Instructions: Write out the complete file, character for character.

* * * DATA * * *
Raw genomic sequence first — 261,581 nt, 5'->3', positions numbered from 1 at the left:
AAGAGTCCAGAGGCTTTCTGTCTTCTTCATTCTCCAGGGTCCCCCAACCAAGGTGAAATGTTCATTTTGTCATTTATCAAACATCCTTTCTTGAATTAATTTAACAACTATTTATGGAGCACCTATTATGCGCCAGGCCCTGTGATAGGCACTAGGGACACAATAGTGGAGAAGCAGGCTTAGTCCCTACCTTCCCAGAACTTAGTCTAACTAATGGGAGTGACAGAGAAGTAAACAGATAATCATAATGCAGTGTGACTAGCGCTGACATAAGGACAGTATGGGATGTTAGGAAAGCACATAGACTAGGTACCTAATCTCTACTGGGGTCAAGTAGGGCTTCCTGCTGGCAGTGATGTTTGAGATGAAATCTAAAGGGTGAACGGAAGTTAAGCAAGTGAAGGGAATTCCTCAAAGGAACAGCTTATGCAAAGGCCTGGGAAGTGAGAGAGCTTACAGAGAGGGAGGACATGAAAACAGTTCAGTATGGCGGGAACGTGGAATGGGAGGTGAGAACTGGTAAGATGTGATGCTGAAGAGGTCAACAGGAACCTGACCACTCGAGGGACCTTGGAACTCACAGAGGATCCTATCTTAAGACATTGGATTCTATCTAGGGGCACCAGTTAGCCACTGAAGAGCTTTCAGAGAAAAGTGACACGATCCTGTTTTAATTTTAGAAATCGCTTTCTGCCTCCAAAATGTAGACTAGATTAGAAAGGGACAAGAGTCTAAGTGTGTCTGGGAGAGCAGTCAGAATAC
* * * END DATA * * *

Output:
Raw genomic sequence first — 261,581 nt, 5'->3', positions numbered from 1 at the left:
AAGAGTCCAGAGGCTTTCTGTCTTCTTCATTCTCCAGGGTCCCCCAACCAAGGTGAAATGTTCATTTTGTCATTTATCAAACATCCTTTCTTGAATTAATTTAACAACTATTTATGGAGCACCTATTATGCGCCAGGCCCTGTGATAGGCACTAGGGACACAATAGTGGAGAAGCAGGCTTAGTCCCTACCTTCCCAGAACTTAGTCTAACTAATGGGAGTGACAGAGAAGTAAACAGATAATCATAATGCAGTGTGACTAGCGCTGACATAAGGACAGTATGGGATGTTAGGAAAGCACATAGACTAGGTACCTAATCTCTACTGGGGTCAAGTAGGGCTTCCTGCTGGCAGTGATGTTTGAGATGAAATCTAAAGGGTGAACGGAAGTTAAGCAAGTGAAGGGAATTCCTCAAAGGAACAGCTTATGCAAAGGCCTGGGAAGTGAGAGAGCTTACAGAGAGGGAGGACATGAAAACAGTTCAGTATGGCGGGAACGTGGAATGGGAGGTGAGAACTGGTAAGATGTGATGCTGAAGAGGTCAACAGGAACCTGACCACTCGAGGGACCTTGGAACTCACAGAGGATCCTATCTTAAGACATTGGATTCTATCTAGGGGCACCAGTTAGCCACTGAAGAGCTTTCAGAGAAAAGTGACACGATCCTGTTTTAATTTTAGAAATCGCTTTCTGCCTCCAAAATGTAGACTAGATTAGAAAGGGACAAGAGTCTAAGTGTGTCTGGGAGAGCAGTCAGAATAC